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As Trump Calls For Poll Watchers, Wisconsin Election Officials Highlight Transparency

Administrators Say Watchers Are Welcome, As Long As They Follow The Rules

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a voter is seen from behind as he votes at one of four available voting stations in front of a large window
Brandon Combs votes Tuesday, Aug. 11, 2020, in Oconomowoc. Angela Major/WPR

During Tuesday’s presidential debate, President Donald Trump repeated a familiar call for his supporters to monitor polling places across the country for voter fraud. In Wisconsin, election observers are common and officials say they have nothing to hide.

“This is going to be a fraud like you’ve never seen,” the president said near the end of the 90-minute debate Tuesday evening, the first of this presidential election cycle. “I’m urging my supporters to go into the polls and watch very carefully, because that’s what has to happen.”

The president issued the same call in 2016, leading some to raise concerns about voter intimidation and point out voter fraud is very uncommon.

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In Wisconsin, a recent report from the state Elections Commission found fewer than 20 incidents of possible voter fraud between the 2018 general election and this year’s fall partisan primary. Several million ballots were cast over the course of those elections.

Reid Magney, spokesperson for the Wisconsin Elections Commission, said state and local officials welcome polling place observers, as long as they follow state laws that dictate polling place procedures.

“It’s a good way for people to get a much better understanding about how elections work,” Magney said.

Under state law, anyone can be an official election observer at a polling place on Election Day. Observers must present a photo ID, sign the polling place’s election observer log, and put on a badge that designates them as an observer.

This year, poll watchers will be required to wear masks when they are inside polling places to limit the possibility of spreading the coronavirus, Magney said.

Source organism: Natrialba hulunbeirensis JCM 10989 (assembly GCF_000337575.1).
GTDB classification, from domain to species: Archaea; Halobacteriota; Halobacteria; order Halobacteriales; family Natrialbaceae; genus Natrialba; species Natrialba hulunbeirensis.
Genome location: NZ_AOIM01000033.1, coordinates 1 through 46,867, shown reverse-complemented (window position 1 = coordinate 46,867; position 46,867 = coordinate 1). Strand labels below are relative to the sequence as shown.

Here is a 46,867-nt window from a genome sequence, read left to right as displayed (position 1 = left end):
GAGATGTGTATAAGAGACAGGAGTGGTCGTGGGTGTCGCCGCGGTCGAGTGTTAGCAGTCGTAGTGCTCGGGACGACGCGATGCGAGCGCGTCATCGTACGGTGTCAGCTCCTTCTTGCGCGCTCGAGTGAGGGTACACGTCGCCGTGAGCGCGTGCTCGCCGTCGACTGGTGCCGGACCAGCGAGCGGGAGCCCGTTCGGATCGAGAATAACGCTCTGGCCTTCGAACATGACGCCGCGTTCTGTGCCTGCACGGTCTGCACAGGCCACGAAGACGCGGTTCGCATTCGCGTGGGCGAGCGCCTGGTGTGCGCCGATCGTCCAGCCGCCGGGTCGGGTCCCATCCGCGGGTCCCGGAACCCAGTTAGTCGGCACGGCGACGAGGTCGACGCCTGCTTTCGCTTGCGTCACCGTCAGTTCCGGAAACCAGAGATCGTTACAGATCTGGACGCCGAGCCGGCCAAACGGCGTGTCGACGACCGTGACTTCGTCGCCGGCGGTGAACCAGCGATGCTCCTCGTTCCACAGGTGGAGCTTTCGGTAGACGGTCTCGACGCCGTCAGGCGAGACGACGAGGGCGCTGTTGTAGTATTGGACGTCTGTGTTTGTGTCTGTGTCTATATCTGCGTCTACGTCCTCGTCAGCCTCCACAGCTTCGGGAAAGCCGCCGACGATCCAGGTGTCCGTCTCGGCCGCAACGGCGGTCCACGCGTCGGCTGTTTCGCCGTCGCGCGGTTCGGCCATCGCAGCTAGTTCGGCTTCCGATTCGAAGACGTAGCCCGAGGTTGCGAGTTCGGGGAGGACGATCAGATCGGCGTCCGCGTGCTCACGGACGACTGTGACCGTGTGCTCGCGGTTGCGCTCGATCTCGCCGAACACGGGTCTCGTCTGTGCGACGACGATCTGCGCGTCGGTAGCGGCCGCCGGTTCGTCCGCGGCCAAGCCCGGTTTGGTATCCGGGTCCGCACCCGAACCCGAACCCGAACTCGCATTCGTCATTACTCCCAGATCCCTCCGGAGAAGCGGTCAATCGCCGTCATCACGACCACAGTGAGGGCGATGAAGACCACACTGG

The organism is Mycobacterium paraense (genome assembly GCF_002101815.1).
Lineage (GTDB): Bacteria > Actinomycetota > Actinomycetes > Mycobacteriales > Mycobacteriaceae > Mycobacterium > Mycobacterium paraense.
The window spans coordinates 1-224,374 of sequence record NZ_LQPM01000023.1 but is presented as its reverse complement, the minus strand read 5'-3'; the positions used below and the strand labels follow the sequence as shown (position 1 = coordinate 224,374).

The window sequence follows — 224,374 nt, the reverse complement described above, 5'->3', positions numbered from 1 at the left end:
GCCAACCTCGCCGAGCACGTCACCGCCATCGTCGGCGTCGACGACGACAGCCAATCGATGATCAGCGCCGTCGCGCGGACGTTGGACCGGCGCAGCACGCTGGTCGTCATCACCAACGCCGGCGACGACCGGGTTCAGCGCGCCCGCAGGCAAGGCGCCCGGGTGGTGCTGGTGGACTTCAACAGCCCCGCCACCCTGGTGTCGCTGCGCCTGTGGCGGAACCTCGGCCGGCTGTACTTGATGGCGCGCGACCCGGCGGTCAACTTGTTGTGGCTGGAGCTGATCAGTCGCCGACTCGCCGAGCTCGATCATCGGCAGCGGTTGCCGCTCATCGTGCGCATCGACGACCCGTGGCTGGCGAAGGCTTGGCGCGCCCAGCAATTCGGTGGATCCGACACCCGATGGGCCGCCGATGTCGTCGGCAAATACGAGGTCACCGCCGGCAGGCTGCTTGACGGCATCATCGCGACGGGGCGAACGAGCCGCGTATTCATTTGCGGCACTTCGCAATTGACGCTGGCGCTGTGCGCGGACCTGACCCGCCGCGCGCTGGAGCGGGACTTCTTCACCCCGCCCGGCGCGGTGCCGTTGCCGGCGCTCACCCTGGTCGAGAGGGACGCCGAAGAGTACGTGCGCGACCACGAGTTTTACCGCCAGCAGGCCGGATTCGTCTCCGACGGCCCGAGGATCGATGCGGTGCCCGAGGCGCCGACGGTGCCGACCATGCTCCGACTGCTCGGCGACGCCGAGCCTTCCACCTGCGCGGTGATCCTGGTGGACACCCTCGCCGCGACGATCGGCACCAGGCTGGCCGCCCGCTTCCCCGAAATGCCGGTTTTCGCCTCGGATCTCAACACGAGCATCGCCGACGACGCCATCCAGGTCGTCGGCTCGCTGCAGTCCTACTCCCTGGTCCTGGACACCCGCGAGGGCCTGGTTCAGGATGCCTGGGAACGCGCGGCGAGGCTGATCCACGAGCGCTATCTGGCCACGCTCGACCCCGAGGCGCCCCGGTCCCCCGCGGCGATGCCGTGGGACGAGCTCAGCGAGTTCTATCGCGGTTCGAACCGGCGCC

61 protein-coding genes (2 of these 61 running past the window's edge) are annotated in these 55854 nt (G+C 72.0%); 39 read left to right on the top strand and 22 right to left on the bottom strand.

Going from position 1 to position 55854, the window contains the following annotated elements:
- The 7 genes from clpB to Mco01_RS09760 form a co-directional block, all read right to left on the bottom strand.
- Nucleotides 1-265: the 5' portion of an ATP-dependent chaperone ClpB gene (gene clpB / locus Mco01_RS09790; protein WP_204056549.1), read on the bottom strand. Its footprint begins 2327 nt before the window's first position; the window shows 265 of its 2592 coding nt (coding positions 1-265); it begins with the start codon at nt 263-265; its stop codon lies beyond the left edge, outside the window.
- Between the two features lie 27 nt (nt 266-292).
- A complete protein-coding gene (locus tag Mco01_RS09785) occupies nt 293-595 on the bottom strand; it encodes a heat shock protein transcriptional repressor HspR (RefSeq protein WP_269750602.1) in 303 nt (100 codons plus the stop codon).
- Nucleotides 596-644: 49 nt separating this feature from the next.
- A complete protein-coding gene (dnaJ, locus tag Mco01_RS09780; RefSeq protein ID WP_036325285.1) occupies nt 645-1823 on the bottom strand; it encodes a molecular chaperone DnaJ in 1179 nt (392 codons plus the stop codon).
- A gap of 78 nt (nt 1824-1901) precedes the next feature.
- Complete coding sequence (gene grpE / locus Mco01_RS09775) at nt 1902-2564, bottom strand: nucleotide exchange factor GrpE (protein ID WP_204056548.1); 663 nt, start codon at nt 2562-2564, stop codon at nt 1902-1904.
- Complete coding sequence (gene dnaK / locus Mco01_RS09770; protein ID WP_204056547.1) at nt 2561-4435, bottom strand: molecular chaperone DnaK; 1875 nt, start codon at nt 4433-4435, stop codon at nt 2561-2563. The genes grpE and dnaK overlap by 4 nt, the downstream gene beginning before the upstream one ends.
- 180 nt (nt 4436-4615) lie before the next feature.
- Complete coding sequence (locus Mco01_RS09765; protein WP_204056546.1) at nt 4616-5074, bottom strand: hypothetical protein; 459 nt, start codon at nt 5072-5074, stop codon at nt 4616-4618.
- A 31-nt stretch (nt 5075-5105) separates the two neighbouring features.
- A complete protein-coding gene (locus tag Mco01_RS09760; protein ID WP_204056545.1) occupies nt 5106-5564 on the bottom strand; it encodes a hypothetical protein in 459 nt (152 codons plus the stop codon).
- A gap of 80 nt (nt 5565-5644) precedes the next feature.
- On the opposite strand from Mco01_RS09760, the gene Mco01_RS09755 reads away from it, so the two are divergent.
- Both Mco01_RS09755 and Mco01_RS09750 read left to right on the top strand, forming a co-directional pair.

Under law, election observers must stay within a designated observation area between 3 and 8 feet from the places where people register to vote or announce their name and address to receive their ballot.

According to a summary of state law provided by the state Elections Commission to groups in 2018, observers are not allowed to:

  • Interact with voters.
  • View the voter identification or proof of residency documents presented by voters.
  • Take photos or videos of the polling place while it is open.
  • Handle an original version of any election document, including ballots, poll books, registration applications or proof of residence documents.
  • Wear or distribute materials promoting a candidate or issue.

Observers are allowed to raise concerns about individual voters if they have personal knowledge the voter in question isn’t qualified to vote because, for example, they are underage or don’t live in the area. All concerns must be supported by specific evidence and brought to the attention of the polling place’s chief inspector.

Observers who abuse the process may be asked to leave the polling place by its chief inspector, who must provide written documentation summarizing the reason the observer is asked to leave.

“Behavior that is disruptive, including conversing with or intimidating voters, or causing undue delays in the registration or voting procedures, will not be tolerated,” the 2018 Elections Commission guidance said.

The state also empowers chief inspectors to control the number of election observers on site, allowing them to ask some watchers to leave if the polling place becomes too crowded.

During a Sept. 16 event at Marquette University, Election Commission head Meagan Wolfe said, in light of the current political climate, things like deescalation techniques for conflict situations are being emphasized in training sessions with election officials ahead of Election Day.

Poll watchers may stay at an election site after polls close at 8 p.m. to observe continued work, including the final printout of election results from the voting machines at the site. After results are printed, machines are connected to an encrypted network and transmit results to county election officials.

Magney said people should consider becoming poll workers if they want to have more hands-on involvement on Election Day.

“Instead of sitting there and watching things, why not get some training, get paid, and really become part of the process and help out your local community,” he said.

To serve as a poll worker, you must be at least 18 years old, except for specially qualified 16- and 17-year-old high school student poll workers, and be a U.S. citizen. Under state law, employers are required to give employees unpaid leave to be a poll worker, as long as the employee gives at least seven days notice. Training for poll workers is conducted by local election officials and is being offered online during the COVID-19 pandemic.

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